(JTA) — It isn’t every day that Jewish organizations reject funding for Holocaust commemorations.
But that’s what happened in Hungary this spring when Jewish groups refused nearly $1 million in special state grants to protest what they see as the government’s whitewashing of Hungarian complicity in the Holocaust.
“We wanted to send a very strong message to the government that we are interested in truthful, not symbolic, remembrance, and this is something money cannot buy,” said Andras Heisler, the president of the Federation of Hungarian Jewish Communities, known as Mazsihisz.
Now a group of Jewish communities and cultural organizations are uniting in an effort that organizers say is unprecedented for Jewish groups in Hungary. They banded together into a fund-raising alliance, called Memento70, that is using crowdsourcing and social media in a bid to raise money on their own for their now unfunded projects.
The campaign went live in April, the 70th anniversary of the Nazi ghettoization of Hungarian Jews. The launch coincided with the official start of a special year of Holocaust memorial observances organized by the state but boycotted by much of the organized Hungarian Jewish community.
These are bold moves for a Hungarian Jewish community that remains highly dependent upon government funding. But the activist stance reflects potentially broader changes for Hungary’s Jewish community, which numbers as many as 100,000, most of whom are unaffiliated with the official communal bodies.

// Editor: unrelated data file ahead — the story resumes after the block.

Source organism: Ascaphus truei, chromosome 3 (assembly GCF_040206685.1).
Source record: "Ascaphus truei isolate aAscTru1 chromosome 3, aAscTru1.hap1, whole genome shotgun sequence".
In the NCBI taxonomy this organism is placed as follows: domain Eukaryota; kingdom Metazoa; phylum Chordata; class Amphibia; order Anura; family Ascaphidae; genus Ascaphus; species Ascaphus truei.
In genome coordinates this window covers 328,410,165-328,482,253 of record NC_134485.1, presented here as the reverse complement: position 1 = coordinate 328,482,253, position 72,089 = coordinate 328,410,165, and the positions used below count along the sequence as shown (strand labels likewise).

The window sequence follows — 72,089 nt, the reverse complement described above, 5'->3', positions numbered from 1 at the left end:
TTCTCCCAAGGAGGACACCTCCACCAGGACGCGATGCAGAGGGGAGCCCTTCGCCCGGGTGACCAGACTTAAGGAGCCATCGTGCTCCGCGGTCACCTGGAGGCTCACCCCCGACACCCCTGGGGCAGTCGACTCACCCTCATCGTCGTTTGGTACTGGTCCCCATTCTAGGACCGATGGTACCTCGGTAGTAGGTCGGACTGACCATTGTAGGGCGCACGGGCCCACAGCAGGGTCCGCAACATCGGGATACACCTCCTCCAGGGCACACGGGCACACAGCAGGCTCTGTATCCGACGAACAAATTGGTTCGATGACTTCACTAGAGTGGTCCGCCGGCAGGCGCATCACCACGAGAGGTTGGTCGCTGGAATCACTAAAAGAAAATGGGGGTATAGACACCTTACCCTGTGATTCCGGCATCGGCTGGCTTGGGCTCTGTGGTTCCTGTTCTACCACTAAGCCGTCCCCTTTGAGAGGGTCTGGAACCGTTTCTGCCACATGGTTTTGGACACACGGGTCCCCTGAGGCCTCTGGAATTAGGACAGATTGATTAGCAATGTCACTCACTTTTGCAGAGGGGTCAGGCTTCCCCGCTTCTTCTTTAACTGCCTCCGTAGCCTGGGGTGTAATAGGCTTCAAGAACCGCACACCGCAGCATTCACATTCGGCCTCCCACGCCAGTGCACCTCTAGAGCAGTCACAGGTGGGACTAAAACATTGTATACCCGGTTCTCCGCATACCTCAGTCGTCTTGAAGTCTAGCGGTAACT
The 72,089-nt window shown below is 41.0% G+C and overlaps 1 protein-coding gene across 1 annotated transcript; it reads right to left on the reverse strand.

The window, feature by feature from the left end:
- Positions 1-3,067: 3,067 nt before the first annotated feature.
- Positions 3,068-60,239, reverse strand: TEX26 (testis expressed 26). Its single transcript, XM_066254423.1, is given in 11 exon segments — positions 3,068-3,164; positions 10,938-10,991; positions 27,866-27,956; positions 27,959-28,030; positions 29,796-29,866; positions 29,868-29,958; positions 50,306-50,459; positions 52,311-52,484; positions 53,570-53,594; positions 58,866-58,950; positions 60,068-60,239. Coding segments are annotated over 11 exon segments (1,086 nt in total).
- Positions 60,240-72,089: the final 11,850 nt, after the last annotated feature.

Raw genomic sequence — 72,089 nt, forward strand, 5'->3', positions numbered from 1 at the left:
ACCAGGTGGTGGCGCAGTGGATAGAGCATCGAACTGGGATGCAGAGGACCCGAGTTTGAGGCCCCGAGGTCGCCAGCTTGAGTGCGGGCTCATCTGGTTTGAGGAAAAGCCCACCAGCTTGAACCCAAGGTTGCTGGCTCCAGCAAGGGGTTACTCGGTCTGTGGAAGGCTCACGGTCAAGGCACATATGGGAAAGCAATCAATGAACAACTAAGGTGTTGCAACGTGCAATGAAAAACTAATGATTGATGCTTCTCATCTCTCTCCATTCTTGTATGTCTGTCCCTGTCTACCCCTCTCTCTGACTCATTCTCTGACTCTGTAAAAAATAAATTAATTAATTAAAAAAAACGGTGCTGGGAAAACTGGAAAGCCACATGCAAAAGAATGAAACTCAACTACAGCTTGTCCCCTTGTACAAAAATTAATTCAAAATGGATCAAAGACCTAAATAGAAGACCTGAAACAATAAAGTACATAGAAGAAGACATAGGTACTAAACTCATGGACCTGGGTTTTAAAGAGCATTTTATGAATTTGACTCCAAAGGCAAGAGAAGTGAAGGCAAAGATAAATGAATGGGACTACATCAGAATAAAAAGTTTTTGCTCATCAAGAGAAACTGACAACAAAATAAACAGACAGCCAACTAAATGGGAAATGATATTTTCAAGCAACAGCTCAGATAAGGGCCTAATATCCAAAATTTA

Heisler took the helm of Mazsihisz in 2013 and has outlined an agenda aimed at making the umbrella group a more respected, pluralistic representative body that can credibly lobby for Jewish interests at a time of growing nationalism and open xenophobia and anti-Semitism.
“We are not afraid,” Heisler said. “On the contrary, the Jewish community is reacting and finding itself. It feels alive.”
Mazsihisz is largely financed by the state’s funding of religious organizations and Holocaust compensation funds. The Memento70 boycott deals only with the Hungarian government’s special Holocaust commemoration grants.
In February, Mazsihisz had decided to boycott the government’s Holocaust year events because of three specific issues that it said played down Hungarian involvement in the Holocaust.
The umbrella group objected to a planned memorial in Budapest to the 1944 German occupation that critics feel portrays Hungarians solely as victims of the Nazis. Mazsihisz was upset as well by the government’s refusal to share plans for a new state-sponsored Holocaust museum or to involve organized Jewry in developing its exhibition.